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2022’s reprieve from ransomware attacks only temporary, says Resilience’s Bryant

9th February 2023 - Author: Kane Wells

In an interview with Reinsurance News, Kyle Bryant, Chief Underwriting Officer at cyber risk solutions firm, Resilience, suggested that 2022’s reprieve from ransomware attacks is only temporary.

kyle-bryant-resilienceThe first question we posed to Bryant was what are the most important lessons of 2022 regarding cybersecurity, to which he answered, “2022 was a really good year, and I think most of the industry would tell you they’re going to end up turning a profit as we saw some of the most frequent impacts from ransomware quieten somewhat.”

“That’s because there was a distraction for a lot of the cyber criminals that are located in some of those countries that may be at war. You also had government defences on the offensive, and that distraction I believe will lead to better performance in 2022 for most insurance carriers.

“I think what we learned from that, though, particularly in Q4, where we saw some of that activity return, is that the temporary reprieve is just that, temporary.”

Bryant continued, “I think we will be reminded – and you may have seen this from some of the claims reports already – that when ransomware may not be the most frequent, some of the older severe claims scenarios start to rear their head.”

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He gave examples such as email compromise and fraudulent wire transfers, adding that, “Ransomware is more of a symptom of the external threat environment rather than indicative of the actual risk overall.”

Further, Bryant suggested that 90-95% of all claims are derived from poor cyber hygiene, noting that this can be distilled down to five or six items that are driving most of the losses.

He said, “The companies that are well prepared are either able to protect against the incidents or when an incident happens, they’re able to defend against it and limit damages.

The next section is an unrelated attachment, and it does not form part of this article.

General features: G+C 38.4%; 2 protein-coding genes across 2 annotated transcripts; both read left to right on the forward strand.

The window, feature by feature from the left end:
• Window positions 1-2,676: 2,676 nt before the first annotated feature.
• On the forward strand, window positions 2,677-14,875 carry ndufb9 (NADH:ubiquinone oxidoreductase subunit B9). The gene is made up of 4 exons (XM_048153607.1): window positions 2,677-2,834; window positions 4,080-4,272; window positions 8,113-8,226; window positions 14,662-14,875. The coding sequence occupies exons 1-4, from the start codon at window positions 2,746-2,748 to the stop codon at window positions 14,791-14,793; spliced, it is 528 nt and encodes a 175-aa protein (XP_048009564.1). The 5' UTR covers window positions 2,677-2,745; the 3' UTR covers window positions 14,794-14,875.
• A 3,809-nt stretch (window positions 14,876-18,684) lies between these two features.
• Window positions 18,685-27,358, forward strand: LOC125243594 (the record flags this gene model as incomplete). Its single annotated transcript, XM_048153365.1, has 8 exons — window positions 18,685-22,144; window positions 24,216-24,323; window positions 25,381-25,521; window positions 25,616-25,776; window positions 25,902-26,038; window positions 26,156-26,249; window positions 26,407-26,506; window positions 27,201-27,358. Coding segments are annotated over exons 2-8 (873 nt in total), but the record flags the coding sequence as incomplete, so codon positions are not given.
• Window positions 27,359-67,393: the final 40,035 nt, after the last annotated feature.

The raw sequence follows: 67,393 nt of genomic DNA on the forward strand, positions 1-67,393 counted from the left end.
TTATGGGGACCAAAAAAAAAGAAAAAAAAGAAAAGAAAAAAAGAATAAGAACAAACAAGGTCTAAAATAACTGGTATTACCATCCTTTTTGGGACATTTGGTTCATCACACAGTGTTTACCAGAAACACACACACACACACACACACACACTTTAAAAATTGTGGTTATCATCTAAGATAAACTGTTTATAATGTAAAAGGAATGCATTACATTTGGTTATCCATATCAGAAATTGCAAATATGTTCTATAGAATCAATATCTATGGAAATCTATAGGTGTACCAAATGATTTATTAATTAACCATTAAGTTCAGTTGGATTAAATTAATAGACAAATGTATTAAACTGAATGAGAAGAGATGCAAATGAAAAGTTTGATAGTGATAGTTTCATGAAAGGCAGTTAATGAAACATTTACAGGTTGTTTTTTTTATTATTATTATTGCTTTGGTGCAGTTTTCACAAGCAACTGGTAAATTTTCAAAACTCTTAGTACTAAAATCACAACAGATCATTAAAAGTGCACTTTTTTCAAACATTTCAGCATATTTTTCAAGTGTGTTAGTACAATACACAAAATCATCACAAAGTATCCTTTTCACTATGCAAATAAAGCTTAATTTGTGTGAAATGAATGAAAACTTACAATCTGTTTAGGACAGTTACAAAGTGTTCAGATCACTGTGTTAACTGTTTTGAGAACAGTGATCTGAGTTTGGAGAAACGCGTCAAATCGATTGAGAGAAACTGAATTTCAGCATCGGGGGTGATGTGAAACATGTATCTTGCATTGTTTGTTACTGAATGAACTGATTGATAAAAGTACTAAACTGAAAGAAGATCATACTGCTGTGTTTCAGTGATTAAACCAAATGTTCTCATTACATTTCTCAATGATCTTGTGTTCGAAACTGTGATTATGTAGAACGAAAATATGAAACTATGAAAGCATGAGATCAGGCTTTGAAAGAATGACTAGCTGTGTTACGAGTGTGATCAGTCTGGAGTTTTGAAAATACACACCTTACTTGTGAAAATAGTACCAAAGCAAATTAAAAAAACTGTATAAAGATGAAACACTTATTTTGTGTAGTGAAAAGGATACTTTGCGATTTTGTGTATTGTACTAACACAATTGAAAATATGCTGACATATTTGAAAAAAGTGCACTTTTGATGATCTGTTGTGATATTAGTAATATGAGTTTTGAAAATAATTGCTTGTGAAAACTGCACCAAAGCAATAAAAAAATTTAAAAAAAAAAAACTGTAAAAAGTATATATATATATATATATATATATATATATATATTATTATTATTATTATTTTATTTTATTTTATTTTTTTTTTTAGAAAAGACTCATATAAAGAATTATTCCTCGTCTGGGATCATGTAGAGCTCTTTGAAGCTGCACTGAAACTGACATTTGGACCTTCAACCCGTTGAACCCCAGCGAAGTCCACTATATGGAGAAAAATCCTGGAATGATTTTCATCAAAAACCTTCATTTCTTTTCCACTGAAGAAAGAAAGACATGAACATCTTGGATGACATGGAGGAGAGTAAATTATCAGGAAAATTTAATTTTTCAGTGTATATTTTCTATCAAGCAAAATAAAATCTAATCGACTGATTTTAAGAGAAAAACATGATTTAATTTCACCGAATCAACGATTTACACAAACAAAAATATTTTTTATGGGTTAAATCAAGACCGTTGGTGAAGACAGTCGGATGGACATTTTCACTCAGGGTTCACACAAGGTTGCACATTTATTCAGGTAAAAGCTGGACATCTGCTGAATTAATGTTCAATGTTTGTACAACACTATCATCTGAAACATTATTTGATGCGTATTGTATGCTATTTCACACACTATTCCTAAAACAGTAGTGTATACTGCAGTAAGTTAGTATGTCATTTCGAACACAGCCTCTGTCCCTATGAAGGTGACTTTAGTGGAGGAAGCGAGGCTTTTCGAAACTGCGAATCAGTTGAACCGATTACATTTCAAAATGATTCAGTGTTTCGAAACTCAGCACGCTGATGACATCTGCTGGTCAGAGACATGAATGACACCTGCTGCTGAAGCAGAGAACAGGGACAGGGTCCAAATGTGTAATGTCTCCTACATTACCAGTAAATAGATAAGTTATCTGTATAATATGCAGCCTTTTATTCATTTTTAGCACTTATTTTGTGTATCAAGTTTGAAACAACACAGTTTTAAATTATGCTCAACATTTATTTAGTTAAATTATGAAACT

“I think that is holding true and there’s been some coalescence around what those cyber hygiene elements are. You can look at every carrier and broker that released an advisory and you’ll find similarities in the approach. That’s going to prove out the insurance market’s role in improving cybersecurity.”

We then asked Bryant what to anticipate from Resilience over the next 2-3 years, to which he said, “A lot of the market has looked at us as a bit of a proof of concept. We hire security talent to accompany our policyholder’s experience with insurance.

“You’re going to see us taking the lessons learned from all of those engagements and making them approachable for any insured, wherever they are on their cyber journey, to recognise an ROI on the technology and risk transfer spend that they’re making.”

Bryant noted that some of the earliest feedback Resilience gets from clients is how happy they are to have a real security consultant, not an insurance risk engineer, to speak to.

He added, “They have someone they can reach out to either through our platform or via telephone about some of the issues they may be facing. They love to have a second set of eyes, and sometimes they need more, but that real person in the loop that we add to that equation is not a technological innovation, rather, it is bringing expertise to an area that is starved for expertise.

“One of the things we’ve benefited from at Resilience as a young company is building from zero. The broader insurance market is addressing a similar problem to us, but with existing portfolios.

“We have the benefit of creating an intimate relationship from day one, and making sure that we’re putting the insured on a path to maintain a resilient security posture no matter what happens.”

Bryant continued, “The next phase for us, is to begin taking that relationship and making it something that no matter the size of your company, no matter how complex or simple you are, you can find value through a digitally native approach.”

When questioned about the trends he expects in the cybersecurity market in 2023, Bryant said, “From a reinsurance perspective, I do believe that the news of the first cyber cat bond is really good for us as a market, I’m happy to say that it will create new opportunities for competition in how reinsurance is placed for cyber insurance.

“I think it’s going to bring some resiliency to the cyber reinsurance space, it’s not going to be immediate, but it’s a great start. This is something that’s been around for a long time, and there’s no reason it can’t work for cyber insurance.”

Bryant concluded, “We’re going to see that better data, and those that know how to use the data coming from insurance are going to be able to produce a better response. They’re going to be able to choose and maintain value, rather than using policy tooling to manage risk.

“This will play through the entire lifecycle of insurance, and I’m quite confident that we’ll begin to see that coming particularly into the 2024 reinsurance renewals, where you’ll see that data begin to prove out more and more value.”

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